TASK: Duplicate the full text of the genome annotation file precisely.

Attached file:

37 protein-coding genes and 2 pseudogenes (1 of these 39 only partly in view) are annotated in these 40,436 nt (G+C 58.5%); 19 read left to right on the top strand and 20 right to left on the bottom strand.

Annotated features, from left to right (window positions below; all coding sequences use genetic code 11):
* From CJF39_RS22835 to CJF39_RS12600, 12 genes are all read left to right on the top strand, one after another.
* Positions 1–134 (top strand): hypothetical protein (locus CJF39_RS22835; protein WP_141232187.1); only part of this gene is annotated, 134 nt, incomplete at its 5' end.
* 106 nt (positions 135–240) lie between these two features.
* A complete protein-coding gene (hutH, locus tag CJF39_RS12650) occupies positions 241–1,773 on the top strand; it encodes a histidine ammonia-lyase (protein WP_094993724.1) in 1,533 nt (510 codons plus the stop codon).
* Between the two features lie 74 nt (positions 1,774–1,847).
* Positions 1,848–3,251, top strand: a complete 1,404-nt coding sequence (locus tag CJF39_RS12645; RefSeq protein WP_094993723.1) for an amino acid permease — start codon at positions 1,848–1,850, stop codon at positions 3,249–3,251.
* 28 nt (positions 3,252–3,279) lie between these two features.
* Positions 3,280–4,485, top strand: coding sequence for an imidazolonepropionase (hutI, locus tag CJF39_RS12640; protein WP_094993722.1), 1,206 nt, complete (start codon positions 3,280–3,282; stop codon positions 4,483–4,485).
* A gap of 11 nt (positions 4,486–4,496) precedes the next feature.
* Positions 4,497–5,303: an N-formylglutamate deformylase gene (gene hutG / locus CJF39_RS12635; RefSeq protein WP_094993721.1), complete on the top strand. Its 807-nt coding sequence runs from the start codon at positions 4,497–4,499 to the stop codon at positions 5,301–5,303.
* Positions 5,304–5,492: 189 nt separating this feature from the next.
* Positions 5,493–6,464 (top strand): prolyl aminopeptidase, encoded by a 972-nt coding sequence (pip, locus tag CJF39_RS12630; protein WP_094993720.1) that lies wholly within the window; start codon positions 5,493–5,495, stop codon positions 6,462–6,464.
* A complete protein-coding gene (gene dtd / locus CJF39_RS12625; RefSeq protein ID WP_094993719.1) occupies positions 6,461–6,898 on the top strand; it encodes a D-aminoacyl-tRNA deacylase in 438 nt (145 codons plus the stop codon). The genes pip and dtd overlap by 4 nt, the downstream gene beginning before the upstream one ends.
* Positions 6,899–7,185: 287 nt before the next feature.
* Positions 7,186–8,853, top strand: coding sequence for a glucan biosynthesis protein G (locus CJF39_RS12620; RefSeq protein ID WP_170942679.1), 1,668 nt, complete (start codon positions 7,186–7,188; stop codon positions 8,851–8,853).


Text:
37 protein-coding genes and 2 pseudogenes (1 of these 39 only partly in view) are annotated in these 40,436 nt (G+C 58.5%); 19 read left to right on the top strand and 20 right to left on the bottom strand.

Annotated features, from left to right (window positions below; all coding sequences use genetic code 11):
* From CJF39_RS22835 to CJF39_RS12600, 12 genes are all read left to right on the top strand, one after another.
* Positions 1–134 (top strand): hypothetical protein (locus CJF39_RS22835; protein WP_141232187.1); only part of this gene is annotated, 134 nt, incomplete at its 5' end.
* 106 nt (positions 135–240) lie between these two features.
* A complete protein-coding gene (hutH, locus tag CJF39_RS12650) occupies positions 241–1,773 on the top strand; it encodes a histidine ammonia-lyase (protein WP_094993724.1) in 1,533 nt (510 codons plus the stop codon).
* Between the two features lie 74 nt (positions 1,774–1,847).
* Positions 1,848–3,251, top strand: a complete 1,404-nt coding sequence (locus tag CJF39_RS12645; RefSeq protein WP_094993723.1) for an amino acid permease — start codon at positions 1,848–1,850, stop codon at positions 3,249–3,251.
* 28 nt (positions 3,252–3,279) lie between these two features.
* Positions 3,280–4,485, top strand: coding sequence for an imidazolonepropionase (hutI, locus tag CJF39_RS12640; protein WP_094993722.1), 1,206 nt, complete (start codon positions 3,280–3,282; stop codon positions 4,483–4,485).
* A gap of 11 nt (positions 4,486–4,496) precedes the next feature.
* Positions 4,497–5,303: an N-formylglutamate deformylase gene (gene hutG / locus CJF39_RS12635; RefSeq protein WP_094993721.1), complete on the top strand. Its 807-nt coding sequence runs from the start codon at positions 4,497–4,499 to the stop codon at positions 5,301–5,303.
* Positions 5,304–5,492: 189 nt separating this feature from the next.
* Positions 5,493–6,464 (top strand): prolyl aminopeptidase, encoded by a 972-nt coding sequence (pip, locus tag CJF39_RS12630; protein WP_094993720.1) that lies wholly within the window; start codon positions 5,493–5,495, stop codon positions 6,462–6,464.
* A complete protein-coding gene (gene dtd / locus CJF39_RS12625; RefSeq protein ID WP_094993719.1) occupies positions 6,461–6,898 on the top strand; it encodes a D-aminoacyl-tRNA deacylase in 438 nt (145 codons plus the stop codon). The genes pip and dtd overlap by 4 nt, the downstream gene beginning before the upstream one ends.
* Positions 6,899–7,185: 287 nt before the next feature.
* Positions 7,186–8,853, top strand: coding sequence for a glucan biosynthesis protein G (locus CJF39_RS12620; RefSeq protein ID WP_170942679.1), 1,668 nt, complete (start codon positions 7,186–7,188; stop codon positions 8,851–8,853).